Shawnee Love • September 6, 2019
Promoting from within is almost universally encouraged. There are so many good reasons to do it including:
- Career and succession development for your people,
- Employee engagement and motivation (they appreciate your investment and belief in them),
- Protection of company knowledge,
- Culture enhancement,
- Hard and soft costs of recruiting (in a candidate’s market), etc.
What isn’t always obvious is when promoting from within will fail.
And it does fail a lot in my experience, although it just may be we get the calls when the best laid people plans go awry.
In any case, I thought it might be worth discussing what circumstances may result in a failed promotion.
As I noted last week in our blog, promotions often fail when the person promoted (often into management) was a good technician and not necessarily interested in the duties of the new job. It is very common to recognize talent for certain work and assume they would be good at leading a team of people doing the same work or connecting with clients due to their deep knowledge. Sometimes that approach is successful, but often the newly promoted individual loses a lot of what they enjoyed about the work when they move into the new role, and they just aren’t happy.
Another problem with promotions is when the people promoted are ill prepared for the changes associated with taking on a role in “management”. For example, they don’t like the people who were their peers treating them differently. Or worse, they expect their old peers to treat them the same which is near impossible given the new manager will be doing performance management and be held accountable for a diverse collection of new responsibilities such as:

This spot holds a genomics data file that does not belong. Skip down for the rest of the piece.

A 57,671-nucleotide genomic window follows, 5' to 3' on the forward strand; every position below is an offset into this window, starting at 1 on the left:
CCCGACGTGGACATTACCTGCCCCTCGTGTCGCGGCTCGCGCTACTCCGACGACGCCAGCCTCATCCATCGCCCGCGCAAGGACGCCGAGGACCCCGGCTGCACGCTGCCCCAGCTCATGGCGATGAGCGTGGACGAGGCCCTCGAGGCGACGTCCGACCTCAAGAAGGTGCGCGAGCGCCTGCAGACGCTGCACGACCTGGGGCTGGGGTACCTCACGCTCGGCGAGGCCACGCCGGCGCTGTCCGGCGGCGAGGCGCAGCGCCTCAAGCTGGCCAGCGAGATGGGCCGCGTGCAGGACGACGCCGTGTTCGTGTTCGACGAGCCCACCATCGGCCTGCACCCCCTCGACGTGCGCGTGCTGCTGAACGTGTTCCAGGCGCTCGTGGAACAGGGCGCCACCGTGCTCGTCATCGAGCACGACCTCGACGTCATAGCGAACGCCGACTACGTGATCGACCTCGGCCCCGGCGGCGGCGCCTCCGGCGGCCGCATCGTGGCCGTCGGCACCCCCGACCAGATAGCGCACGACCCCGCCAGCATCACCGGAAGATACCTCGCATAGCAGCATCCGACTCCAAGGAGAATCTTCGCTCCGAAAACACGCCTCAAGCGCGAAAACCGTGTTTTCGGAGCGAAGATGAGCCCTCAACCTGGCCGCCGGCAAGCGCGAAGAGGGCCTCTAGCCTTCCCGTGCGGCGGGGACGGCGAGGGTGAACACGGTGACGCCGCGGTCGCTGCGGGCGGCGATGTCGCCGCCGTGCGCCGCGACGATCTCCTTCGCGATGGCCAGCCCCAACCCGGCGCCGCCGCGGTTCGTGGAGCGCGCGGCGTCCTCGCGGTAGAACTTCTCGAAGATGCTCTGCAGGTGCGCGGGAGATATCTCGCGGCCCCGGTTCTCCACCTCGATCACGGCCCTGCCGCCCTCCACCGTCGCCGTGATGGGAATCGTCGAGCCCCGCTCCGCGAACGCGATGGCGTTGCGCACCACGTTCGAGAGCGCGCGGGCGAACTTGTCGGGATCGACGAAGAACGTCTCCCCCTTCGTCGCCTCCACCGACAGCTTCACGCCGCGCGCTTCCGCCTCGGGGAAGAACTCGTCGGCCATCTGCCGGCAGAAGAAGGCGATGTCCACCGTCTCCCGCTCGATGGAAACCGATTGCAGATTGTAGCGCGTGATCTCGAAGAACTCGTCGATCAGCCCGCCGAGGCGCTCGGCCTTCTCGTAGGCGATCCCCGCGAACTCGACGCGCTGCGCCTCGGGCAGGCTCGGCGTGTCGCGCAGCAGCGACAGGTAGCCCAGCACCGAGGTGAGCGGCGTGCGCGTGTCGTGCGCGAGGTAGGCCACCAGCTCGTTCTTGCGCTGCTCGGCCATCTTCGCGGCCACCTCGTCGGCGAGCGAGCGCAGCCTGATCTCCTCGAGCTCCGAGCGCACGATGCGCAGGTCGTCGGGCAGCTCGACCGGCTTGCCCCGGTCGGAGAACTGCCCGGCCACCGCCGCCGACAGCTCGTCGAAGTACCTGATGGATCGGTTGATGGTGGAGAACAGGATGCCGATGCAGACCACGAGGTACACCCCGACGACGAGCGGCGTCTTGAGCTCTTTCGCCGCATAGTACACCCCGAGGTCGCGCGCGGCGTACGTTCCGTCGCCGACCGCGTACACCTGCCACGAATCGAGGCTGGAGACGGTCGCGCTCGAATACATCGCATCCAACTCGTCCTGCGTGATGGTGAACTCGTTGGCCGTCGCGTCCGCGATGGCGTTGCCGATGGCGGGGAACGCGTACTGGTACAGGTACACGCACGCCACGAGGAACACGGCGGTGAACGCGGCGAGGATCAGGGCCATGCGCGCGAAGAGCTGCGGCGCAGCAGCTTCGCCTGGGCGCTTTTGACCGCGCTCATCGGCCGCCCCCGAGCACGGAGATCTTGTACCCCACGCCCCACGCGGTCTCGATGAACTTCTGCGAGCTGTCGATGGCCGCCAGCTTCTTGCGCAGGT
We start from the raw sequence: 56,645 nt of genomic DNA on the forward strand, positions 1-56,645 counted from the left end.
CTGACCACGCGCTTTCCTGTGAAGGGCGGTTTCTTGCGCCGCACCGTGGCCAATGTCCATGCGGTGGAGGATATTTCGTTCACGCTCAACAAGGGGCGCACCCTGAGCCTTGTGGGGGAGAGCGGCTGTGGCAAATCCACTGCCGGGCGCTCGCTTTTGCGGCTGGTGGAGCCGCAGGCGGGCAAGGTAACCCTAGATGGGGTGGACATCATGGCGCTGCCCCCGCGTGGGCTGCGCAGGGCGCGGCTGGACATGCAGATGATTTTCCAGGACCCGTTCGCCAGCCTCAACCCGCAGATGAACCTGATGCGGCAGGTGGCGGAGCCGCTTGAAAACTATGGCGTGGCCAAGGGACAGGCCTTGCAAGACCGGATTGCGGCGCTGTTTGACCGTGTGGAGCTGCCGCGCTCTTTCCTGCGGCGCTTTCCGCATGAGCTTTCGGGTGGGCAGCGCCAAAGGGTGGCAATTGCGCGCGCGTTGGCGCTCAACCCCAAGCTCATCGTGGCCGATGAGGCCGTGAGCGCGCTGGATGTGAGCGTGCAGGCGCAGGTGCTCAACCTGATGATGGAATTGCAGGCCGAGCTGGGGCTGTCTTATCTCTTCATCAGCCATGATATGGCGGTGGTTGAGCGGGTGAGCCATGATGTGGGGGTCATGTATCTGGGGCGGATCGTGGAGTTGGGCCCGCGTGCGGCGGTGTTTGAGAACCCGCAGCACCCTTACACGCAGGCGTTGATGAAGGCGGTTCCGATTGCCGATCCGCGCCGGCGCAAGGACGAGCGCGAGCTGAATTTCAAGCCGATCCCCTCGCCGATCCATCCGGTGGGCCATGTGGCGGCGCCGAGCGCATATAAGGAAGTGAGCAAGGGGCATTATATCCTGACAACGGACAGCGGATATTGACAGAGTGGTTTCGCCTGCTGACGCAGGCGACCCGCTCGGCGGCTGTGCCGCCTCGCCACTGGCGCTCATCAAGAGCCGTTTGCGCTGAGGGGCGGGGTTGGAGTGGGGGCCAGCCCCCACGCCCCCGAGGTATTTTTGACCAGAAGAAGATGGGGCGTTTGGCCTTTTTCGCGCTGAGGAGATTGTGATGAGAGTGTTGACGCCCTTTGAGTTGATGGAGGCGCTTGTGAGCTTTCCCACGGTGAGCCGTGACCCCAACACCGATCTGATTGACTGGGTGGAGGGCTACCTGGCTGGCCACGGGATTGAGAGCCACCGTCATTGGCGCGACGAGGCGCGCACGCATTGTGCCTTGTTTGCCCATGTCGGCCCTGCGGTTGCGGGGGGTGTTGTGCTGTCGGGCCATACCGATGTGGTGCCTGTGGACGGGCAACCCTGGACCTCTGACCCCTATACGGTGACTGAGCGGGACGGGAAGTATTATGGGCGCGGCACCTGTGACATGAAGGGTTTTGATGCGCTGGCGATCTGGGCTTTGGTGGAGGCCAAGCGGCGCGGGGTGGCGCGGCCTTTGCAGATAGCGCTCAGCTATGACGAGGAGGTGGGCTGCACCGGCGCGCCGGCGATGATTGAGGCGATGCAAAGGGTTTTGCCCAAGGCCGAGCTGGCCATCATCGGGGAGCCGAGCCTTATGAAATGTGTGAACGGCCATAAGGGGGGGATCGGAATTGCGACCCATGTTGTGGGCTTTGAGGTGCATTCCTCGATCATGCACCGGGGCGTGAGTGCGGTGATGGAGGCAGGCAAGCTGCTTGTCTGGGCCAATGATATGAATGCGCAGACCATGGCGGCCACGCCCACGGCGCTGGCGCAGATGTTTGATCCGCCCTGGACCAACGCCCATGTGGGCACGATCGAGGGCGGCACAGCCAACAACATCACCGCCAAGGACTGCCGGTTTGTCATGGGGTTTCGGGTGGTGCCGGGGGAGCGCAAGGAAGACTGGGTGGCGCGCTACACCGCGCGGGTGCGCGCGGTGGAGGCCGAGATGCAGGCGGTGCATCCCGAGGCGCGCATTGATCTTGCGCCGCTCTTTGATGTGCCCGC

- Managing a budget,
- Ensuring company policies and standards are upheld,
- Acting as a role model,
- Protecting employee privacy and company confidentiality,
- Facilitating two-way communication between senior management and employees and
- Representing the interests of the company and employees each to the other.
These burdens rarely make it into management job descriptions but are expectations which new managers must uphold nevertheless. Let’s be real, fulfilling these expectations are bound to require different behaviours than a job where those responsibilities don’t exist and can lead to changes in work friendships.
Another reason promotions sometimes don’t work is because we don’t always consider the capabilities necessary for the new role nor do we assess the internal candidate against them. We see the employee is a culture fit, and we like them, and they have worked hard, so we want to reward them. But our reward is misguided when we set them up to fail in a position they can never learn or excel at.
To summarize, the 3 main reasons promotions from within most often fail are;
- The new job isn’t what the employee thought it would be,
- The new job holds managerial responsibilities and expectations which the promoted individual doesn’t want or isn’t ready for, and
- The newly promoted lacks the capabilities to fulfill the new role.
Please comment if you have something to add.